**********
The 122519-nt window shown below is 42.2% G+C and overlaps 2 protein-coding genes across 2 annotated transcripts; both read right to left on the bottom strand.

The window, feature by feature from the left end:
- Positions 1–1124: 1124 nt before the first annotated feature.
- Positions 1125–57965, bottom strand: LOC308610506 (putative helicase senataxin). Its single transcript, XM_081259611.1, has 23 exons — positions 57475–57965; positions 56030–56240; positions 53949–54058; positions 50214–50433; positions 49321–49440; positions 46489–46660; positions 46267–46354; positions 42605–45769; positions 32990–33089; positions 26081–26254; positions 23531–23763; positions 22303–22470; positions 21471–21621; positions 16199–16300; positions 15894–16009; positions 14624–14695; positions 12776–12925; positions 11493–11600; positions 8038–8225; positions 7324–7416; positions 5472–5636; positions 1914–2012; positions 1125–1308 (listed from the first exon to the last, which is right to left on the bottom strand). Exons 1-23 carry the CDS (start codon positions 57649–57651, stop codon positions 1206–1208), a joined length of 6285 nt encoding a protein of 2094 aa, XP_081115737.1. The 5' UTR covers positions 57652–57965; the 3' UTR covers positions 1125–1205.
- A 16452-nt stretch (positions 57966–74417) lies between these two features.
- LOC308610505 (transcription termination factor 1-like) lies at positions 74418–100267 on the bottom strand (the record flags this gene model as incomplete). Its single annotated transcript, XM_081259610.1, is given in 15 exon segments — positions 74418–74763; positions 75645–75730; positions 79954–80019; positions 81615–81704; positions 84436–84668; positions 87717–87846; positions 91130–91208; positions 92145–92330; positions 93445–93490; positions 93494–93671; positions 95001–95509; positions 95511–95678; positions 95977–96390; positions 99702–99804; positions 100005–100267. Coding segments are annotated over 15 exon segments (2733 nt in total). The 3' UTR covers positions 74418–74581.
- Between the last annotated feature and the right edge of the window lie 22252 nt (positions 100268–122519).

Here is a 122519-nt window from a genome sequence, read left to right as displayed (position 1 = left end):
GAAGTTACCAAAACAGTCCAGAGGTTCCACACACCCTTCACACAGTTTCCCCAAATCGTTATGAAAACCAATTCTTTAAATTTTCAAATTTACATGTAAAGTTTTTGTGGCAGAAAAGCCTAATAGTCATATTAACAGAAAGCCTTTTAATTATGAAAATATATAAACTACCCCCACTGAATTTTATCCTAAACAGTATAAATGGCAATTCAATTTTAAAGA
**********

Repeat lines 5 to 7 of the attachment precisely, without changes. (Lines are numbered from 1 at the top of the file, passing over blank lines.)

- A 16452-nt stretch (positions 57966–74417) lies between these two features.
- LOC308610505 (transcription termination factor 1-like) lies at positions 74418–100267 on the bottom strand (the record flags this gene model as incomplete). Its single annotated transcript, XM_081259610.1, is given in 15 exon segments — positions 74418–74763; positions 75645–75730; positions 79954–80019; positions 81615–81704; positions 84436–84668; positions 87717–87846; positions 91130–91208; positions 92145–92330; positions 93445–93490; positions 93494–93671; positions 95001–95509; positions 95511–95678; positions 95977–96390; positions 99702–99804; positions 100005–100267. Coding segments are annotated over 15 exon segments (2733 nt in total). The 3' UTR covers positions 74418–74581.
- Between the last annotated feature and the right edge of the window lie 22252 nt (positions 100268–122519).